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Does anyone know anything about auditory processing problems? My son has ADHD, well, that's what the diagnosis is for insurance purposes and he fits some things, but not others. His hearing was tested and found to be normal. So we have been just assuming that some of his behavior is just related to that. But then someone started asking me if I had him tested for auditory processing problems. He seems to hear the begining of things but not the last part. For example, I asked him to bring the stroller over to the car. He pushed it to the grass, I asked him again, and he pushed it to the porch. Finally, I had to get him to stop and look at me and ask him slowly and clearly to bring the stroller to the car. I am not sure if this is just an attention thing, that he is already moving before I finish what I am saying so misses the last part of what I am saying or if it is to do with processing. I have been noticing it a lot lately, he just seems to miss the last part of what I am saying. But if you really get his attention and make him stop and listen and repeat what you say, he seems to do alright. Does this sound like a processing problem, or just and attention problem. He is only 6, and they said they can't test for processing problems until he is seven.
 

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If i was still working as an OT I would say it would probably be 'label' as AP however now that im a mom and i have read many child development books (waldorf parenting) i believe especially at your sons age it may just be part of him developing ..does that make sense

michele
 

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My niece has some sort of auditory processing disorder. Like your son, she seems to listen to the beginning of instructions but not the whole thing - often she would complete only the first part of a two-part instruction. She has problems with spelling too, in that she rushes to sound things out and gets some letters wrong. She was diagnosed when she was about 7, I think. She has gone to some group therapy for it, I'm not exactly sure what it involved but I do remember that they did some cross-limb motion exercises which I found interesting because of the possible link between crawling and reading. I can find out more from my sister if you're interested.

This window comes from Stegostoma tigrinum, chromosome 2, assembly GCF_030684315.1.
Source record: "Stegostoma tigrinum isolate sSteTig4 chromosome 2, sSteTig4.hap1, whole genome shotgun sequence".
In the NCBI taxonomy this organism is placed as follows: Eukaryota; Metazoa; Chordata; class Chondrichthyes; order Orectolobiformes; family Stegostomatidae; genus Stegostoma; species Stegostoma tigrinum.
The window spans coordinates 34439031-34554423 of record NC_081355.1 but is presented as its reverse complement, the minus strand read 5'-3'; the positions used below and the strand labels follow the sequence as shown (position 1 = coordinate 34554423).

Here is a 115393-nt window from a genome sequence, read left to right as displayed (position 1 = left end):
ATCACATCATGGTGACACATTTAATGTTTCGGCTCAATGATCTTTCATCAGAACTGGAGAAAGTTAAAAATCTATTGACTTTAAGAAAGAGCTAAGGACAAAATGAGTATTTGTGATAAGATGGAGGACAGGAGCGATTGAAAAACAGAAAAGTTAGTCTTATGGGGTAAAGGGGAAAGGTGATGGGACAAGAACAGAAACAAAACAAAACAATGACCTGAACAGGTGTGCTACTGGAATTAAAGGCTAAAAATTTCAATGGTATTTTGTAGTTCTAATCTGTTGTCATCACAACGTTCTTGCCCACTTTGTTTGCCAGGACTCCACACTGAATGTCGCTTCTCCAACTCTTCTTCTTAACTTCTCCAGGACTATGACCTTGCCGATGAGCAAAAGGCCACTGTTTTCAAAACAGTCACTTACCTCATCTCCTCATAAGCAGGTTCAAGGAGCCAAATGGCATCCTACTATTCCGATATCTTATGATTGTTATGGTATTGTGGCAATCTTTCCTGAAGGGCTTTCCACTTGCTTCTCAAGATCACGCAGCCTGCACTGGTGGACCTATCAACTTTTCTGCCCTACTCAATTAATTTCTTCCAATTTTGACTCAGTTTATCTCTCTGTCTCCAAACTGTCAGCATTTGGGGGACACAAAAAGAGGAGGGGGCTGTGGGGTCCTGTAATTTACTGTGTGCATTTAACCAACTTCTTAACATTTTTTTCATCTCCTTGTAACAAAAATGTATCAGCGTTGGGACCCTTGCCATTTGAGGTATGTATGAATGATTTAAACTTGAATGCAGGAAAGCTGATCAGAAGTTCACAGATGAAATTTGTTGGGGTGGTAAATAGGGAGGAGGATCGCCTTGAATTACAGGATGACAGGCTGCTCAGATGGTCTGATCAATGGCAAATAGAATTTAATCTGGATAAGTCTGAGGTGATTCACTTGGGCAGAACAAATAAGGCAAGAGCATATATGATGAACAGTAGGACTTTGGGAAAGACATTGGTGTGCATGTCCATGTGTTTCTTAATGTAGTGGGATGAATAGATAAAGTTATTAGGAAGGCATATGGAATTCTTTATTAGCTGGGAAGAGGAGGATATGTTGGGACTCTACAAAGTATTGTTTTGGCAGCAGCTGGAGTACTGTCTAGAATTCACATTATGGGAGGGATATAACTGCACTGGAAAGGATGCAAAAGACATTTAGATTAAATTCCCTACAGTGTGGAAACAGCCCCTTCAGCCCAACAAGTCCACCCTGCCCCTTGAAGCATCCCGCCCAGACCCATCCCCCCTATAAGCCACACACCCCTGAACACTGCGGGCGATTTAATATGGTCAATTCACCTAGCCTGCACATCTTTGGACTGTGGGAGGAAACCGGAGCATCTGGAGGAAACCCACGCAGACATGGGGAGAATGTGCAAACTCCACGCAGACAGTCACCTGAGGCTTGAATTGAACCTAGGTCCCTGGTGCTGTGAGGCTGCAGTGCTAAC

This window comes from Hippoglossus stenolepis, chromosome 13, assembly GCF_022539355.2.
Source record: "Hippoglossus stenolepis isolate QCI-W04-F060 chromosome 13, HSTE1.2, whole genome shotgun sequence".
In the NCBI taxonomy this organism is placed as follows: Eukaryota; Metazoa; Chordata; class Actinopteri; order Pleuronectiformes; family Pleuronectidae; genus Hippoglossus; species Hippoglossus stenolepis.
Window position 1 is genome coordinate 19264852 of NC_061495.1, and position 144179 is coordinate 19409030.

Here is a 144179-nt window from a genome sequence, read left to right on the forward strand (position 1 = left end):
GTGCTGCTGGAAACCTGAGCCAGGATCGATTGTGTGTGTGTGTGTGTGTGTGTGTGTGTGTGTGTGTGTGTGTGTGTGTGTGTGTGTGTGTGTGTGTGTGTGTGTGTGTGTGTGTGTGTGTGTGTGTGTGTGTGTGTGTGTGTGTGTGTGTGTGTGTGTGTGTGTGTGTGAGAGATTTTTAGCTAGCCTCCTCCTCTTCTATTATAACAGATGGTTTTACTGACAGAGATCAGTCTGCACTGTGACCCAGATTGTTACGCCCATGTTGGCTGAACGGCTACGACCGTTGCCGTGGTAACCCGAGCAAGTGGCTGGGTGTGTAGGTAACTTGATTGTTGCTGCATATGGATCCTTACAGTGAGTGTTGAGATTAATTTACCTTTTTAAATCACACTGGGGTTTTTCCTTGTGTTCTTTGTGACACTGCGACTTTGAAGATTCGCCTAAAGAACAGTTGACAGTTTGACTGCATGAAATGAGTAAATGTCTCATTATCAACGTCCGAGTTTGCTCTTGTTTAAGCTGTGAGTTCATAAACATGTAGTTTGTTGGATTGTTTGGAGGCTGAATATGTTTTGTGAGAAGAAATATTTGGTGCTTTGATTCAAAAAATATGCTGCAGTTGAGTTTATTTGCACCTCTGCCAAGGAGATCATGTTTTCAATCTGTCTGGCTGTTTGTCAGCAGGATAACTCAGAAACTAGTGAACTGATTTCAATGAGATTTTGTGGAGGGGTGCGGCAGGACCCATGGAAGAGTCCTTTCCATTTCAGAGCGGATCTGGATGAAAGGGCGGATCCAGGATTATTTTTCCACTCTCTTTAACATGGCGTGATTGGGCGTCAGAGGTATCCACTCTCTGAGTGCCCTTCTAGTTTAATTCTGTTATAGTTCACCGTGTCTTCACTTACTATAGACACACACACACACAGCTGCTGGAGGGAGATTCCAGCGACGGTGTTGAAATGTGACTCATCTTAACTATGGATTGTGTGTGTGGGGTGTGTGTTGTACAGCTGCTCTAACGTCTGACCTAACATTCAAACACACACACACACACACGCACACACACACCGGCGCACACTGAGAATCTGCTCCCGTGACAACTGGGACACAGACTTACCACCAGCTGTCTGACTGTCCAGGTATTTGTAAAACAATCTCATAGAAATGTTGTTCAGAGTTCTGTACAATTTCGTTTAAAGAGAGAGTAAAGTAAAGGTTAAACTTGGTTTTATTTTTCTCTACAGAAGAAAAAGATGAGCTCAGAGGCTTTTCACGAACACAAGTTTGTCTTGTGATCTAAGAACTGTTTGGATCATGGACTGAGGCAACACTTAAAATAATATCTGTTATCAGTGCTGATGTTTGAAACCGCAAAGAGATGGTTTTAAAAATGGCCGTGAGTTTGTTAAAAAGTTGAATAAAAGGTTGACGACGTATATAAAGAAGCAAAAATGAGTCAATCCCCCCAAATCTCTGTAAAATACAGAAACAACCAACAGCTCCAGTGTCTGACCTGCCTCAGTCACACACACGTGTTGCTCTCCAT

It really hasn't caused her much problem other than the spelling and following directions. I wouldn't stress over it too much
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I'd love any info you could get me. He is seeing an OT during the school year, and he will also be seeing her for half on hour a week over the summer. So that's good. They mentioned it at the begining of the school year, but because they can't test for it until he is 7 they just let it go, now with everything I am seeing, I'm just wondering. But it may very well be like Michele said, and just a developmental stage. I am just trying to cover all the bases! It seems like an ever developing changing scene, which makes sense since his brain is developing and changing each day! I'll tell you I've learned so much over the last year about learning disabilities, special education, ADHD, diet, supplements, and just everyday coping my head feels like it is spinning some days trying to sort it all out! Thanks for the info and the reasurances!
 

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My daughter is 4, and among other problems, she has auditory processing "issues." They can't formally test until age 6, but we're fortunate enough to live in a school district that believes in helping early so maybe it won't have to develop into a full-blown "disorder." Rather than try to diagnose your son, let me tell you how this affects my daughter: